What Do Employers Think Of Your Online Degree?

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There’s a persistent myth that employers view online degrees as somehow inferior to ‘real’ ones, or that online study isn’t as rigorous as face-to-face learning.

This myth has been around for a while, particularly in the world of commerce, and like most myths, it doesn’t hold up to close scrutiny.

As more and more Australians jump into remote learning – more than 300,000 Australian students are currently studying online, and the industry is currently valued at around $8 billion – the stigma around online degrees is starting to fade.

It’s a little like online dating: it’s becoming increasingly hard to find graduates who haven’t completed at least some modules online, and the same goes for recruiters and senior management.

Remote learning isn’t the exception anymore – it’s becoming the rule. And, as this new generation of learners heads into the workplace, we’re slowly gathering data around career prospects and employer sentiment. And the news is very encouraging.

Data has shown for a while that the learning outcomes for online versus face-to-face learning are about the same (in fact, online might have a slight edge in some areas).

In its own analysis, the US Department of Education found that “students in online conditions performed modestly better, on average, than those learning the same material through traditional face-to-face instruction”.

As more and more students come on board, the overall quality of online education has also begun to increase.

“Schools got better at the delivery models and hiring managers, particularly in the technology industries, became much more comfortable with it,” Nicole Cox, chief recruitment officer at Decision Toolbox, a national American recruitment firm, told U.S. News & World Report.

But what about employers and HR personnel? Well, the news is good there, too. In a 2018 workplace survey, 61 per cent of HR leaders firmly believed that online learning was as good as (if not better than) traditional, bricks-and-mortar education.

Seventy-one per cent of organisations said they’d hired an online graduate in the last 12 months, and 52 per cent believed that, in the future, most advanced degrees would be done entirely online.

This tallies with RMIT’s own research. In the 2021 Future of Learning report, the university asked professionals in Australia, the UK and America what they really thought about online learning.

Most respondents agreed that online learning could match face-to-face degrees in quality (only 21 per cent of professionals in Australia disagreed with that sentiment), and the perceived benefits were widespread: flexible learning, improved self-esteem, better access to education and more targeted, future-ready skills.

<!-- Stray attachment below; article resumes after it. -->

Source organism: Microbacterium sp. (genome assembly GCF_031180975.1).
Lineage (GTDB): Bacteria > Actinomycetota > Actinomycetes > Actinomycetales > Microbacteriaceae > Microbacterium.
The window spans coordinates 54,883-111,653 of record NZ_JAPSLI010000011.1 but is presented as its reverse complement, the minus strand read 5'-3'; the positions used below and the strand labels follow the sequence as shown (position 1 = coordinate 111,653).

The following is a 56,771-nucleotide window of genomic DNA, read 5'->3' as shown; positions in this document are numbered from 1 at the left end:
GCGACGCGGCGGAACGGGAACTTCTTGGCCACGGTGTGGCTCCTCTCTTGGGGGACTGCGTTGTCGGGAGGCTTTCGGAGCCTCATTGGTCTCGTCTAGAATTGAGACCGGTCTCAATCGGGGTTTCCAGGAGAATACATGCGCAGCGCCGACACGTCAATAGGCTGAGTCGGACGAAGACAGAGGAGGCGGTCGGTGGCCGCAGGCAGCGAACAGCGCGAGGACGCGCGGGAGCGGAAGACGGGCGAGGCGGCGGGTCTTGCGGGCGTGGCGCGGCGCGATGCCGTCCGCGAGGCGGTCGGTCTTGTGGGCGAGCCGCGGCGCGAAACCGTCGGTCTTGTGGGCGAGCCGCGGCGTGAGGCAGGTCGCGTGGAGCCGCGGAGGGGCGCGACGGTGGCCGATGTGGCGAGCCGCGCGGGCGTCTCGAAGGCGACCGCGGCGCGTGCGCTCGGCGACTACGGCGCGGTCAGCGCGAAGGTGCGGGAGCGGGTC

In fact, 41 per cent of Australians believe that online learning helps support the pace of technological change.

Image source: iStock/MicroStockHub

This is something RMIT has always focused on, particularly with its new Bachelor of Business degree.

To make online learning more relevant in the post-COVID world, RMIT Online has partnered up with industry leaders like Amazon Web Services, Adobe, Australian Red Cross and Medibank to offer practical, hands-on learning – not just lectures and exams.

“We know that technology is redefining the Australian workforce and the skills needed to remain competitive,” said Iain Rouse, country director for Australia and New Zealand at Amazon Web Services (AWS).

“AWS is committed to providing training that provided students and current workers with the skills and knowledge required to thrive in the future workplace, and we’re proud to partner with RMIT Online to improve students’ overall employability.”

Practical learning is great for employers – they want tech-savvy graduates who can hit the ground running – but there are other factors to consider, too.

Some studies have indicated that where your online degree comes from is basically how employers calculate its worth: the reputation of the university, the overall quality of the graduates, and the accreditation of the particular course are all important factors.

Bricks-and-mortar institutions that offer remote learning are also seen as more trustworthy than those who specialise entirely in online education.

In other words, not all online courses are created equal. Students need to do their research, analyse credentials and (if possible) chat to industry professionals beforehand, to find out which courses and institutions are rated most highly.

The key takeaway is that the stigma around online learning is more or less gone. Recruiters, industry leaders, HR professionals, tech start-ups, CEOs – no one makes a distinction anymore between face-to-face learning and doing things online.

At the end of the day, employers don’t really care how you learned, so much as what you learned. And what you’re going to do with it.

Want to stay up to date with the latest trends and tech in business? Check out RMIT Online’s Bachelor of Business and apply now HERE.

Featured image source: iStock/monsitj

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